Gould is a 2005 MFA graduate of the University of Massachusetts at Dartmouth and currently teaches at Bowdoin College in Brunswick, ME. Included in the Rhizome Net and New Media Collection at New York's New Museum, she has shown at a variety of international venues. Most recently, she was featured in the 2008 Biennial Exhibition at the Center for Maine Contemporary Art in Portland, ME.
“The Internet provides individuals, groups, and organizations a worldwide multimedia forum for expression, promotion, branding, and sales. My work uses deconstructed abstractions of actual web sites to create new compositions in a removed, off-line environment.” – BP
Brian Piana creates abstracted versions of both static web sites as well as flash animations that reference the experience of surfing the Internet. Barack's Twitter takes as its source then candidate Obama's twitter page, an example of the President's deep use of social media. (In a twist of fate, both Obama's and Britney Spears's twitter pages were recently hacked in January.) In another print, Shopping for a Designer Wallet (2005 | 2007), we see two page-by-page renderings of a common retail quest performed two years apart. In one of his animations, Browsing for Dannielle Tegeder, Piana playfully abstracts the much-repeated activity of researching online. Creating in effect a new media “map,” he includes variations on the referenced site's design and the browser's path in his formal arrangements. Forms pop up and are repeated, sounds blink and blip, resulting in striking new visual narratives.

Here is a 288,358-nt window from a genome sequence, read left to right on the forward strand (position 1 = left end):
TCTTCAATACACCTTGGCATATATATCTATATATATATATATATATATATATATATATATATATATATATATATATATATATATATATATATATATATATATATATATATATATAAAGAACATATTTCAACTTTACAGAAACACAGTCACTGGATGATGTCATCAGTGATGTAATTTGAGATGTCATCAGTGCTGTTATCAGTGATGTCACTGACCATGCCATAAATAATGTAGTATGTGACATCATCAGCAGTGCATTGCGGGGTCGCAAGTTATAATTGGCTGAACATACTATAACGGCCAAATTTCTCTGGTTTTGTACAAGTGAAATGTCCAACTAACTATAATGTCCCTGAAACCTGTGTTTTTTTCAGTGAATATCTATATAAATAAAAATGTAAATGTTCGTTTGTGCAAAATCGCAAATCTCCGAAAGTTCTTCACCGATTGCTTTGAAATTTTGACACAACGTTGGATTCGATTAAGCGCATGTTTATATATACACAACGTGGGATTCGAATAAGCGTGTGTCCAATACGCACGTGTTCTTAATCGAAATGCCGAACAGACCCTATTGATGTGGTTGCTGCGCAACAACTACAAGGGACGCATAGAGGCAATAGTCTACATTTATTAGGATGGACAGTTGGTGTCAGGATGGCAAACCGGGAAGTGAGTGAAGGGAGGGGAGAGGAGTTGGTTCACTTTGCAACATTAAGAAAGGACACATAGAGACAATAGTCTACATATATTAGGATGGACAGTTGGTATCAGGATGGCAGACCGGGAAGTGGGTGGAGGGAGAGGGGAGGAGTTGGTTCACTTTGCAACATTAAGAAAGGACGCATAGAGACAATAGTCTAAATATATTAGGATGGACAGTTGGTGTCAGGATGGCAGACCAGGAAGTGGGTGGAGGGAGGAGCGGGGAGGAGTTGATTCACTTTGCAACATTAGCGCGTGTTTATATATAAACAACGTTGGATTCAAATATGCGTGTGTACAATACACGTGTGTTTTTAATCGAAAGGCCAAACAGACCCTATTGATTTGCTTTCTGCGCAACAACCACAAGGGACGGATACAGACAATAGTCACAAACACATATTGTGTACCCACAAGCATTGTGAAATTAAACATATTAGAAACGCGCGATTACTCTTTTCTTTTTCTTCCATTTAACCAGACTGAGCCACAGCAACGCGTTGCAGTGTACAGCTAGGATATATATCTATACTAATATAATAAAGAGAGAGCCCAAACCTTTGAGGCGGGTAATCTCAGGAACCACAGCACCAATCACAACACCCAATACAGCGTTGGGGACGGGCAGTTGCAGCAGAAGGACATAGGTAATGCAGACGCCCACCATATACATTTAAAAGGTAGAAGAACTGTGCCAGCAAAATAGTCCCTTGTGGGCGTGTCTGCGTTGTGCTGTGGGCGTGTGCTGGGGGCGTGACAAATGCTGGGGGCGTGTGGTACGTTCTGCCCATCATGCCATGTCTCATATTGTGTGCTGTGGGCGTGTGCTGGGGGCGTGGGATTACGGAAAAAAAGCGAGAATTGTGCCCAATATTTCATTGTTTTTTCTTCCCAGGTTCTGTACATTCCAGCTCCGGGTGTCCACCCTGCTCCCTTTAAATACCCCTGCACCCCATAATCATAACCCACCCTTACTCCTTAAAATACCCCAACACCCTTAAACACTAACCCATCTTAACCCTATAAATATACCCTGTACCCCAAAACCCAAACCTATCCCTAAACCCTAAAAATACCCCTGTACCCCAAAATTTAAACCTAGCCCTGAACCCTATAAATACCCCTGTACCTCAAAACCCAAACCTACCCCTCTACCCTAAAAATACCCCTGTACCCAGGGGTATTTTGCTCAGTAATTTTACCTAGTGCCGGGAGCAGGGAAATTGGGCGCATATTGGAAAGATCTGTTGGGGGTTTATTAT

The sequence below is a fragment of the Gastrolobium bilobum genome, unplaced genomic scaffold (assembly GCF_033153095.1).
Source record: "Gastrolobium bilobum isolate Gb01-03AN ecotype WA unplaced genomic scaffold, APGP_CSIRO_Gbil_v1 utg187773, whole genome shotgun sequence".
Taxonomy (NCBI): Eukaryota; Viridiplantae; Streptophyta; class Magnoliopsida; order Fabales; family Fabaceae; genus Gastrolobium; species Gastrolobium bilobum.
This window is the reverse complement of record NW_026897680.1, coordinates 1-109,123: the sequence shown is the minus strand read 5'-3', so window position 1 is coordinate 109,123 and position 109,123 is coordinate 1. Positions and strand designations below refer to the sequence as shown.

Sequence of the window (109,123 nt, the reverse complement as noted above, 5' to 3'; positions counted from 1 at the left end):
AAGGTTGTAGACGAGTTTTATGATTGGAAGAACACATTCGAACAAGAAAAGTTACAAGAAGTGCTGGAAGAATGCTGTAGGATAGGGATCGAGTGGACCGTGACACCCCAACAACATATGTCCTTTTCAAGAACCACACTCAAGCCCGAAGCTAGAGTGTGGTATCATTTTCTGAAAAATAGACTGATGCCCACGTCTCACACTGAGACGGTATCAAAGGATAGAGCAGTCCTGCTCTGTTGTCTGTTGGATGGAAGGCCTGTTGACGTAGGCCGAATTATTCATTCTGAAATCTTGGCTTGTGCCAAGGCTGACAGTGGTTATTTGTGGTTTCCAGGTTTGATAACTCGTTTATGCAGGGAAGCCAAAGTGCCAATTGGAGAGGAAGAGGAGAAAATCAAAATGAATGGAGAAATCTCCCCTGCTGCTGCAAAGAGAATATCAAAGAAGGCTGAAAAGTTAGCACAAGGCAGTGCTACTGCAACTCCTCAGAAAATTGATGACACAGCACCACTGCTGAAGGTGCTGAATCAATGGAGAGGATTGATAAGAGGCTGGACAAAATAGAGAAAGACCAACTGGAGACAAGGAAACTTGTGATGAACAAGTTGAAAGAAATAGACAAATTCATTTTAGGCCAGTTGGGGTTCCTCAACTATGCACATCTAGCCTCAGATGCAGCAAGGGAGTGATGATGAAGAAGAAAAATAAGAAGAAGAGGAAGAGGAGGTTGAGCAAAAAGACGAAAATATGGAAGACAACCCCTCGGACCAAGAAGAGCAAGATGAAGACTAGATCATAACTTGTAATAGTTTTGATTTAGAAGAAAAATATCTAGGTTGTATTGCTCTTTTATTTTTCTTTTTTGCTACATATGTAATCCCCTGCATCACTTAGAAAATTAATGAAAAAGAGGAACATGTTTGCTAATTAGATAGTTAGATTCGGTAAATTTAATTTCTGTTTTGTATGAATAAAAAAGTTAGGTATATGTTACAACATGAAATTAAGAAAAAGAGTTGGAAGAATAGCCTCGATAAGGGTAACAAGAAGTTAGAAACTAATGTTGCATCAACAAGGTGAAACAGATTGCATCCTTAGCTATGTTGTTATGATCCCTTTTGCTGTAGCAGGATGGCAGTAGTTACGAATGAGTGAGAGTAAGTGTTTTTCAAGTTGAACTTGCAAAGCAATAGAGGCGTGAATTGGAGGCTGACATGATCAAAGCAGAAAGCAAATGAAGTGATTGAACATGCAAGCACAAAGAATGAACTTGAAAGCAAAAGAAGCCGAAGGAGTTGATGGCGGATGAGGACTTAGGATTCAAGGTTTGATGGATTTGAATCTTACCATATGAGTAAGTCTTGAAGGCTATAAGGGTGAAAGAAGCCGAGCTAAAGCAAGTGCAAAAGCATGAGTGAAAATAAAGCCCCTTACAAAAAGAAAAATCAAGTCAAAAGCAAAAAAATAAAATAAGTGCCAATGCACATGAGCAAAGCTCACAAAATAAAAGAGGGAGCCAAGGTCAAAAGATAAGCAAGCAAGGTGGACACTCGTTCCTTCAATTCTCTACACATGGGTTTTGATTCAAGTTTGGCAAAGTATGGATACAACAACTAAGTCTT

Piana holds an MS in Visualization Sciences from Texas A&M and an MFA in Photography and Digital Media from the University of Houston, where he currently teaches. He has shown at several national juried shows at a variety of venues, including the Phoenix Gallery and SOHO20 in New York, NY and the Art Center at Stephen F. Austin State University in Nacogdoches, TX. In 2008, he showed extensively with Fotofest in Houston, TX, including their Biennial Fine Print Auction and the group exhibition Mechanical Perception.
“I am a scientist and an artist. For scientific research, I develop numerical methods and write computer programs that simulate natural phenomena—usually fluid motion. These programs, being very expensive and complex data manipulators, can be retasked with wholly artificial initial conditions to create never-before-seen structures that still contain familiar, natural elements.” – MS